Facebook recently made headlines when announcing the purchase of WhatsApp for a whopping $19 billion. The big acquisition also attracted security experts to review security flaws within the WhatsApp infrastructure. It has been widely reported by security experts in the past that WhatsApp contained some serious flaws with their encryption and that messages sent by some 450 million users, could be sniffed using vulnerabilities in their SSL platform.
According to WhatsApp the communications between the device and their servers is fully encrypted. They also state that messages get deleted from their servers as soon as they are delivered. The problem lies with known vulnerabilities with their SSL system that allow a man-in-the-middle interception of data. Ultimately, a window of time where data is not yet encrypted is exploited to bypass security and sniff the data packets. This type of data interception is commonly used by NSA type spying entities and believed to be widely used for corporate spying.
Worldwide criticism has been floating around WhatsApp for a long time now. One of the first vulnerabilities was found back in May of 2011, where a flaw was making it possible to spoof the device’s phone number during registration. These flaws we’re not addressed properly and we’re never fully resolved. Sniffing data from users on Wi-Fi was reported to be very easy. The design flaws kept on being reported and little effort came through from WhatsApp to resolve them, very often patches we’re quickly discovered to only be partially effective.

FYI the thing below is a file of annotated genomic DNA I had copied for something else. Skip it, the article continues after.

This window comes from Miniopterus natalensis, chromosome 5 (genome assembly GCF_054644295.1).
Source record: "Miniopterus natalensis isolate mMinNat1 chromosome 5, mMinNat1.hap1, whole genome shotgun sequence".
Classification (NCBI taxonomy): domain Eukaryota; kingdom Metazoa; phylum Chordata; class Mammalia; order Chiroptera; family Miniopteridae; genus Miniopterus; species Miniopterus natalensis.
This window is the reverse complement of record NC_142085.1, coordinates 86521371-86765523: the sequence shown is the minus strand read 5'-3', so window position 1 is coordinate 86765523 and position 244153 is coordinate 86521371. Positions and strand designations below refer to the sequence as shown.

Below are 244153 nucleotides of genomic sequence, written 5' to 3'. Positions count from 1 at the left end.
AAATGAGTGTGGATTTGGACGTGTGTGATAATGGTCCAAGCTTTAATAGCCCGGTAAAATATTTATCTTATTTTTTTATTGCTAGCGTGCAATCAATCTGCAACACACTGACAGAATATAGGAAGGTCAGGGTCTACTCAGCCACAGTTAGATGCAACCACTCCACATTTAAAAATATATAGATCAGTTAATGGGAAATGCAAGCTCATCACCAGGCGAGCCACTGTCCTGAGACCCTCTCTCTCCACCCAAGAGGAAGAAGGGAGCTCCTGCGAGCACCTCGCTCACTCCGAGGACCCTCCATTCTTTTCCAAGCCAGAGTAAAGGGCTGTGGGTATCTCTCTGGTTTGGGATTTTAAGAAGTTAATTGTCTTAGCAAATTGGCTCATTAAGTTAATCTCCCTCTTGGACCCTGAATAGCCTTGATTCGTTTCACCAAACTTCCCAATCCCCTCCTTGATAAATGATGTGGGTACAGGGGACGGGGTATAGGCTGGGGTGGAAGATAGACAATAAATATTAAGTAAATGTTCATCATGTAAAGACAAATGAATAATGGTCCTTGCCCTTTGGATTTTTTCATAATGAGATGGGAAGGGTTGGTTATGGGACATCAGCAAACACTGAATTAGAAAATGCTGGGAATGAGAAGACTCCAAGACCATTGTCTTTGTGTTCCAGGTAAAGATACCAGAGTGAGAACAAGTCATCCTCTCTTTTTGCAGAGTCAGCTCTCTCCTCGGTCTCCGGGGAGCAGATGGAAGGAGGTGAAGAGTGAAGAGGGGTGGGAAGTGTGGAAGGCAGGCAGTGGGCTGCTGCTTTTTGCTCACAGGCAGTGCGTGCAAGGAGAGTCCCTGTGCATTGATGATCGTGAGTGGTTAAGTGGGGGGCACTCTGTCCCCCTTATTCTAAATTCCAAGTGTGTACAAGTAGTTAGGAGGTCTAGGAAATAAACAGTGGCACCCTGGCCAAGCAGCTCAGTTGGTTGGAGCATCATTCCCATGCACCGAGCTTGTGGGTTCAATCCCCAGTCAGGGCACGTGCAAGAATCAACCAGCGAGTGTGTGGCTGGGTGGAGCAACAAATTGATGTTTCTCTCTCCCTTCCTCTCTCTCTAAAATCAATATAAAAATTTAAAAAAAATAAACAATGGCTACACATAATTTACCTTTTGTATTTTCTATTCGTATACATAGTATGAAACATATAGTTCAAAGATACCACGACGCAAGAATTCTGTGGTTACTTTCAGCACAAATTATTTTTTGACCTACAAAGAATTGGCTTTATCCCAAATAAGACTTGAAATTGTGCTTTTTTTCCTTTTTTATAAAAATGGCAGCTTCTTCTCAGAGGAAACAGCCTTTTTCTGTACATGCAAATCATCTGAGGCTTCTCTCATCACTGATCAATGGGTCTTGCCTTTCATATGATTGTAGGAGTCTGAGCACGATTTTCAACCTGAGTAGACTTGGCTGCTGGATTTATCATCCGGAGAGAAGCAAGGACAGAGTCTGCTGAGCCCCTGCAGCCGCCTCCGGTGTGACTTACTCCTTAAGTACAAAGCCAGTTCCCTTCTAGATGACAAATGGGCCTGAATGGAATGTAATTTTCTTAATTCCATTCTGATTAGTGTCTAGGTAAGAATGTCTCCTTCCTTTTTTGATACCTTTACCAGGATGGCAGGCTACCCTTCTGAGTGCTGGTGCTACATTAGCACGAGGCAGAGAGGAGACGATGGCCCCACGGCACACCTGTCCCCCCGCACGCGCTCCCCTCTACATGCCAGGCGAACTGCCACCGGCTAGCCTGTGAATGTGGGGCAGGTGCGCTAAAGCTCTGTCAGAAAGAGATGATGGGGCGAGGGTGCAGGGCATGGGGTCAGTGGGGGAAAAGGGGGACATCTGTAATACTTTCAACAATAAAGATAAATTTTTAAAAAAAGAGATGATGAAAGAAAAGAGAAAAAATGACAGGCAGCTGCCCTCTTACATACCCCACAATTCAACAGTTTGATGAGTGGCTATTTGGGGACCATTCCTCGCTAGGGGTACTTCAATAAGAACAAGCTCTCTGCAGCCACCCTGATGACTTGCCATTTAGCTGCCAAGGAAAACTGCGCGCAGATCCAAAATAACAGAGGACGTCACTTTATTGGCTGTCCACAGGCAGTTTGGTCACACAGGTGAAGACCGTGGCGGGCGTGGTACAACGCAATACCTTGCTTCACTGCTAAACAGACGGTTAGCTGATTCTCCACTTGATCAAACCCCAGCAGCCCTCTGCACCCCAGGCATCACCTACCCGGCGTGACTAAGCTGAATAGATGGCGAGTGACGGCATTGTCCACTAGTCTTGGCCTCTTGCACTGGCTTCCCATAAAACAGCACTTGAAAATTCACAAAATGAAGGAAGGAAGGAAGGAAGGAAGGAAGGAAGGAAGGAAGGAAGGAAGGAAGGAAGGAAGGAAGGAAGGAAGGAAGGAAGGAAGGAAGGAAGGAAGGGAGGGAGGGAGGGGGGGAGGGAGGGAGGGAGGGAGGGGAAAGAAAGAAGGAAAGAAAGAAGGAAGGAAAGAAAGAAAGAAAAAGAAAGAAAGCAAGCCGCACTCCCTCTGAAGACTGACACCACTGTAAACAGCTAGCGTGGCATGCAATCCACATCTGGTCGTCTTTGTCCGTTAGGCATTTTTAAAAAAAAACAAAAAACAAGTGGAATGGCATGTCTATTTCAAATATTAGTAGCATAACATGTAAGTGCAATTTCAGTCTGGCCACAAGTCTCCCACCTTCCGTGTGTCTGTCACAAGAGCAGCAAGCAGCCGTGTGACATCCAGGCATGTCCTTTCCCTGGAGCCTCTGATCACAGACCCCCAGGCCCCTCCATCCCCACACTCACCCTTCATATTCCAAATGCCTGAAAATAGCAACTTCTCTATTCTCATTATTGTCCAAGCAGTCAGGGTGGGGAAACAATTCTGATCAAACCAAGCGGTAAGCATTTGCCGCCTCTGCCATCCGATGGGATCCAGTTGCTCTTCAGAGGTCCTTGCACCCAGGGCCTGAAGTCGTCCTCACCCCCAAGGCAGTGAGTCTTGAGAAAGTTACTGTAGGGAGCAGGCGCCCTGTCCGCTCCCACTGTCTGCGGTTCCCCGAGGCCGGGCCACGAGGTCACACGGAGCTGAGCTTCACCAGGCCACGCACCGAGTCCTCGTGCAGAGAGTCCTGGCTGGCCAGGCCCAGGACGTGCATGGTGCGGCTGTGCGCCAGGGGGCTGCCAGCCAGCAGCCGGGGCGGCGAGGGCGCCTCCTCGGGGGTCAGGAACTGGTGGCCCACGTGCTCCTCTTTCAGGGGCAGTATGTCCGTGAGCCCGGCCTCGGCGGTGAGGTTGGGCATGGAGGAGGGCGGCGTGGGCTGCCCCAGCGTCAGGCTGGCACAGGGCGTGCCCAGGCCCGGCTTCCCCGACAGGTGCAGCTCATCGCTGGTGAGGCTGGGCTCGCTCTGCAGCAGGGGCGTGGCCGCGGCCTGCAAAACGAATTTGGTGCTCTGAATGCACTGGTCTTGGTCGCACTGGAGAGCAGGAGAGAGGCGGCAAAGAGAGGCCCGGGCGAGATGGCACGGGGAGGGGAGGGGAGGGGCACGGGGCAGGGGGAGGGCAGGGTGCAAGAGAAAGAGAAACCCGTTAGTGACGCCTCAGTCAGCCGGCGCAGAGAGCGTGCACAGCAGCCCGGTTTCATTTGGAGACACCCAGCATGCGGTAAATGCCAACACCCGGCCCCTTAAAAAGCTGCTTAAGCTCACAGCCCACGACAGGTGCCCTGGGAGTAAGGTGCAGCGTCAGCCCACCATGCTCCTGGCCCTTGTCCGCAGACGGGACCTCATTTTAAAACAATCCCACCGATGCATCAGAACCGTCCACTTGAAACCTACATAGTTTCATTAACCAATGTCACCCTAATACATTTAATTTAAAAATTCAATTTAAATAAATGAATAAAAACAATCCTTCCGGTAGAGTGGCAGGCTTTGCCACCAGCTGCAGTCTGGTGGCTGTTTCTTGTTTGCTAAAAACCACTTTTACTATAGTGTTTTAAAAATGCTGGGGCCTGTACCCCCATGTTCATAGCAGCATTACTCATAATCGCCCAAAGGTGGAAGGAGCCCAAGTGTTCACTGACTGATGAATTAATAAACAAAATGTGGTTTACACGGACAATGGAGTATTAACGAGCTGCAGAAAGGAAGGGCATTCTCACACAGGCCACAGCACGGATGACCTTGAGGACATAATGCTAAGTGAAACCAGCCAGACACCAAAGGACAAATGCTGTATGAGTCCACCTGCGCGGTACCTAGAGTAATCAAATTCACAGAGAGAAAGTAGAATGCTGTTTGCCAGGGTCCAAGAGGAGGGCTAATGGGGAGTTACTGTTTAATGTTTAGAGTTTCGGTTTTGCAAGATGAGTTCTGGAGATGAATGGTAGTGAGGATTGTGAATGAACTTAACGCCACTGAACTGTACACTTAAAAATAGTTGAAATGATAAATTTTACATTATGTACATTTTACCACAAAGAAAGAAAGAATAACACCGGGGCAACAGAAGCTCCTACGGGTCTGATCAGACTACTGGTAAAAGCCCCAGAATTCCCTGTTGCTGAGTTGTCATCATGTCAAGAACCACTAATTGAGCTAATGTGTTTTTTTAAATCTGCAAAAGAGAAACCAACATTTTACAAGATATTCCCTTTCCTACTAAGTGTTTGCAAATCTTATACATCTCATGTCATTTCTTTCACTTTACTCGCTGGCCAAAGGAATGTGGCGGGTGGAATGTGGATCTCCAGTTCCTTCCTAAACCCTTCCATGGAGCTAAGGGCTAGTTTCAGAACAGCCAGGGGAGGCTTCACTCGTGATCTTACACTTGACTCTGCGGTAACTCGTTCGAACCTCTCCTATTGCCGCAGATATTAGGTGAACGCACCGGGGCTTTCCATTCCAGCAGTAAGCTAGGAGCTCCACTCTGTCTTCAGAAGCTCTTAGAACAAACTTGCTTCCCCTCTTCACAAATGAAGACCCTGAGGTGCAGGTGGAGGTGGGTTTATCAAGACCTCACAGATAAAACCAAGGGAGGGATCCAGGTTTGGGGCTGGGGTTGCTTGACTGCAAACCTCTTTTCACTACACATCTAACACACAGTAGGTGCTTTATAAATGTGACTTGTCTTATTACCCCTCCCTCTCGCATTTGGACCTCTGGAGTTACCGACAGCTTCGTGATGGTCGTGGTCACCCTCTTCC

German data commissioner from the state of Schleswig-Holstein, recently presented his concerns over privacy and security of user-data not complying with European data protection rules. Officials suggested that the public should give up WhatsApp for better secured and trusted applications.
The average consumer is not informed. With Facebook acquiring WhatsApp, users downloading the app have already started increasing considerably. The big concern is in the popularity of the app. Due to someone having all their friends using it, it would be near impossible to pick an alternative option. Just like hardcore BBM users, WhatsApp users will remain loyal, possibly not having concern for their data, or not knowing of the dangers. It’s also important to note that almost all messaging apps have security flaws. At this time, almost all developed software is not up to par, security is wide open on many platforms.
By now WhatsApp should have addressed the flaws in their system. After all, only they can address this properly. Given enough effort, these issues can be patched properly and user data can be secured. Now with Facebook leading the helm, it’s to be seen how the combination of these two data monsters will turn out, the value of the data is hard to gauge, and although Facebook is pushing to express their focus on security, only time will tell.